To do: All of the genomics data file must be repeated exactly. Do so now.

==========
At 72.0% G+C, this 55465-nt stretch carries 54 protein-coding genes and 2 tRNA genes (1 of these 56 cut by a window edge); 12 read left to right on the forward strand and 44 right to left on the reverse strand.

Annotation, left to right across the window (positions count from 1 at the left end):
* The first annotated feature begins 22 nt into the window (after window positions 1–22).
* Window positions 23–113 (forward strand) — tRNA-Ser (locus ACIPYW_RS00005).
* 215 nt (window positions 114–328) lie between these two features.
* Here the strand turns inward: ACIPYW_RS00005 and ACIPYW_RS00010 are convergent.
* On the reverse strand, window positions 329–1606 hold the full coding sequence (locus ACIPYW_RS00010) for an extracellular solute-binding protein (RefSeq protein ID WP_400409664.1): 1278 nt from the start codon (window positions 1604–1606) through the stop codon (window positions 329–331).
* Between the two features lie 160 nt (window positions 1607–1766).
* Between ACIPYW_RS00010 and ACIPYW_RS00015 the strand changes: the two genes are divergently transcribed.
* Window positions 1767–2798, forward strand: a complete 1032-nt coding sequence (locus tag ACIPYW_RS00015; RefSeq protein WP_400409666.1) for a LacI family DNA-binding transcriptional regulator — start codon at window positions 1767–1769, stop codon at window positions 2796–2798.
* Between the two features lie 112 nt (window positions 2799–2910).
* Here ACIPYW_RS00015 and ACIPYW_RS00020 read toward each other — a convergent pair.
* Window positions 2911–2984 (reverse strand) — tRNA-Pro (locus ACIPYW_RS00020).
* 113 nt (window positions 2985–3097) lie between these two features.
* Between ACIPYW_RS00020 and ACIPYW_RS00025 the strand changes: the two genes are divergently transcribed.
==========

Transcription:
At 72.0% G+C, this 55465-nt stretch carries 54 protein-coding genes and 2 tRNA genes (1 of these 56 cut by a window edge); 12 read left to right on the forward strand and 44 right to left on the reverse strand.

Annotation, left to right across the window (positions count from 1 at the left end):
* The first annotated feature begins 22 nt into the window (after window positions 1–22).
* Window positions 23–113 (forward strand) — tRNA-Ser (locus ACIPYW_RS00005).
* 215 nt (window positions 114–328) lie between these two features.
* Here the strand turns inward: ACIPYW_RS00005 and ACIPYW_RS00010 are convergent.
* On the reverse strand, window positions 329–1606 hold the full coding sequence (locus ACIPYW_RS00010) for an extracellular solute-binding protein (RefSeq protein ID WP_400409664.1): 1278 nt from the start codon (window positions 1604–1606) through the stop codon (window positions 329–331).
* Between the two features lie 160 nt (window positions 1607–1766).
* Between ACIPYW_RS00010 and ACIPYW_RS00015 the strand changes: the two genes are divergently transcribed.
* Window positions 1767–2798, forward strand: a complete 1032-nt coding sequence (locus tag ACIPYW_RS00015; RefSeq protein WP_400409666.1) for a LacI family DNA-binding transcriptional regulator — start codon at window positions 1767–1769, stop codon at window positions 2796–2798.
* Between the two features lie 112 nt (window positions 2799–2910).
* Here ACIPYW_RS00015 and ACIPYW_RS00020 read toward each other — a convergent pair.
* Window positions 2911–2984 (reverse strand) — tRNA-Pro (locus ACIPYW_RS00020).
* 113 nt (window positions 2985–3097) lie between these two features.
* Between ACIPYW_RS00020 and ACIPYW_RS00025 the strand changes: the two genes are divergently transcribed.